What’s the Deal With Ticketmaster’s “Dynamic Pricing”?

Why does your $200 Billie Eilish ticket suddenly cost $400?

A collection of old concert tickets, including a Dave Matthews Band ticket from 1993
Maybe you're better off buying these the old-fashioned way.
The Washington Post via Getty Images

As things slowly but surely start to return to normal and artists announce their first tours since before the pandemic, many fans who are eager to take in some live music after over a year without it are scrambling to make sure they’re able to nab tickets. And perhaps because we’re all a little out of practice when it comes to buying said tickets via Ticketmaster, many have recently taken to social media to express confusion over the online ticket vendor’s “dynamic pricing.”

But while the practice of shifting prices for concerts and events based on market demand (similar to Uber’s surge pricing) might feel like a new, post-pandemic practice, it’s actually been happening on Ticketmaster for several years now.

Back in 2018, Taylor Swift fans were disappointed to learn that the only way they could secure tickets to her tour was to agree to whatever often-outrageous prices the dynamic pricing system spit out at them. (“If you went on Ticketmaster in January and pulled up a third-row seat for Taylor Swift‘s June 2nd show at Chicago’s Soldier Field, it would have cost you $995,” Rolling Stone wrote at the time. “But if you looked up the same seat three months later, the price would have been $595. That’s because Swift has adopted ‘dynamic pricing,’ where concert tickets — like airline seats — shift prices constantly in adjusting to market demand. It’s a move intended to squeeze out the secondary-ticket market — but it’s also left many fans confused as they’re asked to pay hundreds of dollars more than face value.”)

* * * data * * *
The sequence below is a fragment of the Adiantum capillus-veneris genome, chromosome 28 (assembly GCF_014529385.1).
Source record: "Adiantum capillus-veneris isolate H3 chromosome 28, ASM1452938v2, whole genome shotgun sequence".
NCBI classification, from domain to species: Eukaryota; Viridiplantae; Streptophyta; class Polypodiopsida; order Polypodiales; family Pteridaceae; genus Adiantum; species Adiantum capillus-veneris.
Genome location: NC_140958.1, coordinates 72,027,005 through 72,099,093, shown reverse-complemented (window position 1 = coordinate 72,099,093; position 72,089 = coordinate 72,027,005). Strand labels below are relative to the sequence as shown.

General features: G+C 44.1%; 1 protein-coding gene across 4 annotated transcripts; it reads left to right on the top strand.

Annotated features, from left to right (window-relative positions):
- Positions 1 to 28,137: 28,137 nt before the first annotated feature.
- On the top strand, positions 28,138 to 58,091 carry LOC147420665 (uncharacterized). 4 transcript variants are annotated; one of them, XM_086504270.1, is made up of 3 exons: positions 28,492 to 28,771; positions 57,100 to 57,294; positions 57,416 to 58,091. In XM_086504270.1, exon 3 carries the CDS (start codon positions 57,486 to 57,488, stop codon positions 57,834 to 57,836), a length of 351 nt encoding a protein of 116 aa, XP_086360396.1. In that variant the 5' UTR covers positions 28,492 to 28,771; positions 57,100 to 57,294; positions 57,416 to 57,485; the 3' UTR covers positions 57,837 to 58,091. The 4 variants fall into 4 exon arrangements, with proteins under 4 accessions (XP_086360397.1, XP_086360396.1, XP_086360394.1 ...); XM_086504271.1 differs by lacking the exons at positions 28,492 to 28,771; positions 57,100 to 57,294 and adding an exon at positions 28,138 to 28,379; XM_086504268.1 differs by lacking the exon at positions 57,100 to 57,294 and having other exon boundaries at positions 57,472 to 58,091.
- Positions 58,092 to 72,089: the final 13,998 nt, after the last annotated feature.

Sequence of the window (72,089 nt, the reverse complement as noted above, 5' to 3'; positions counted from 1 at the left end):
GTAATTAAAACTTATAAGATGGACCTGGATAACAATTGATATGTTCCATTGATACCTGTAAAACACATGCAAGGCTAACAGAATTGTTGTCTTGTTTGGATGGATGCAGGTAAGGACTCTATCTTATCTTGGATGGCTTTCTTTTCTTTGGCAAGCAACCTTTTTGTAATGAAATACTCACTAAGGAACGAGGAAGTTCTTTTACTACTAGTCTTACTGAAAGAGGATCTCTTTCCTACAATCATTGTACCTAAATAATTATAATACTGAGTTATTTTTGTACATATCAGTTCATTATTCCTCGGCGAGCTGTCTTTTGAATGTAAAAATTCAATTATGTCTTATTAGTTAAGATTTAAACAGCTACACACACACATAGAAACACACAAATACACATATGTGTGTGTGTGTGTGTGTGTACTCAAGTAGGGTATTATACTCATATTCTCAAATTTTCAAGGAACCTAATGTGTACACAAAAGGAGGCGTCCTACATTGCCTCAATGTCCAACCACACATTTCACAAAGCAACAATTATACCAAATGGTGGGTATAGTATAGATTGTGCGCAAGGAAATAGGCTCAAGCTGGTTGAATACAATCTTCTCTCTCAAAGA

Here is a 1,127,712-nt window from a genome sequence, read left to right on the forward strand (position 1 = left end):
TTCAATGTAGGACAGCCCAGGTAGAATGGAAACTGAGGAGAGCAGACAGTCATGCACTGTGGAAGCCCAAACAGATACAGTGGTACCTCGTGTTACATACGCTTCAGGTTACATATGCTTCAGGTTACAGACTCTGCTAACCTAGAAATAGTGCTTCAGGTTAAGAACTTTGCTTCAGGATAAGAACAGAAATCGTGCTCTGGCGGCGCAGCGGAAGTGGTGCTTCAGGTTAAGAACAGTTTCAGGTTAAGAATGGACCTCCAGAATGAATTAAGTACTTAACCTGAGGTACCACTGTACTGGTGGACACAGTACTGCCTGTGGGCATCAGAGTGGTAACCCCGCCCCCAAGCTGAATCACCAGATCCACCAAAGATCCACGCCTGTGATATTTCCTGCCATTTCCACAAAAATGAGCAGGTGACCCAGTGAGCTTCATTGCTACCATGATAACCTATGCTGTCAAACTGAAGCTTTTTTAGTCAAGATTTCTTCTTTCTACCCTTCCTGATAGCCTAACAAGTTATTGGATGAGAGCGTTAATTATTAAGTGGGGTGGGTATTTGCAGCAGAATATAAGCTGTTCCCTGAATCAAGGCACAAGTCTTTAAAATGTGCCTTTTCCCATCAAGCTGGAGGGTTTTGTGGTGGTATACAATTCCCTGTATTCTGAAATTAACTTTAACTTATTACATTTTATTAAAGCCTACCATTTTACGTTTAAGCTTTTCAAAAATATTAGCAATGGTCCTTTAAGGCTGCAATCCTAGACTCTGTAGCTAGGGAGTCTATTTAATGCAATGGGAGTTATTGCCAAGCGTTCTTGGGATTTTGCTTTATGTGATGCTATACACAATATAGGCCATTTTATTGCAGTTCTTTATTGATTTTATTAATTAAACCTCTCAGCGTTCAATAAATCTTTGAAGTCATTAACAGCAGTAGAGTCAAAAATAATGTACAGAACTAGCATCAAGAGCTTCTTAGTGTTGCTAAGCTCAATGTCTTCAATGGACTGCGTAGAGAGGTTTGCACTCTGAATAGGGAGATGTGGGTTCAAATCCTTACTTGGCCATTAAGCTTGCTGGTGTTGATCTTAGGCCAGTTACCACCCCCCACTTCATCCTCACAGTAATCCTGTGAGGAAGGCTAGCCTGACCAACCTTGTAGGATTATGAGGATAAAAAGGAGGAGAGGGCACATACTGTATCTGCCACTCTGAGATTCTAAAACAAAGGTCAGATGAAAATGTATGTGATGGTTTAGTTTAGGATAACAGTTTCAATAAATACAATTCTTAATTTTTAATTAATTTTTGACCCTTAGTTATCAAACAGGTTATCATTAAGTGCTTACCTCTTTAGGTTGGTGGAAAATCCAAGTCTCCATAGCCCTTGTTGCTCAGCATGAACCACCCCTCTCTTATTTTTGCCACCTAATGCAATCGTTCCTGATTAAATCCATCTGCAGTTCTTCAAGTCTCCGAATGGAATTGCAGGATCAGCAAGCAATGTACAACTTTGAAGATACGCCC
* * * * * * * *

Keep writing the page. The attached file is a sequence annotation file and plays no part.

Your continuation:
In early 2020, My Chemical Romance fans were also hit hard by dynamic pricing for the emo band’s reunion tour, with pit tickets that were originally priced at $200 being hiked up to as much as $1,000 a pop.

Why, then, if this is something that has been happening for years, are we just now starting to notice it? We’ve got the pandemic to blame for that; artists have the option to opt out of dynamic pricing for their concerts, and while many did in earlier years, there’s more need and desire to make as much money as humanly possible off of a tour now after over a year of lost income. The live music industry is looking to bounce back from financial disaster, and hiking up ticket prices is one way they stand a chance of recovering. Of course, only time will tell how long fans are willing to put up with it.

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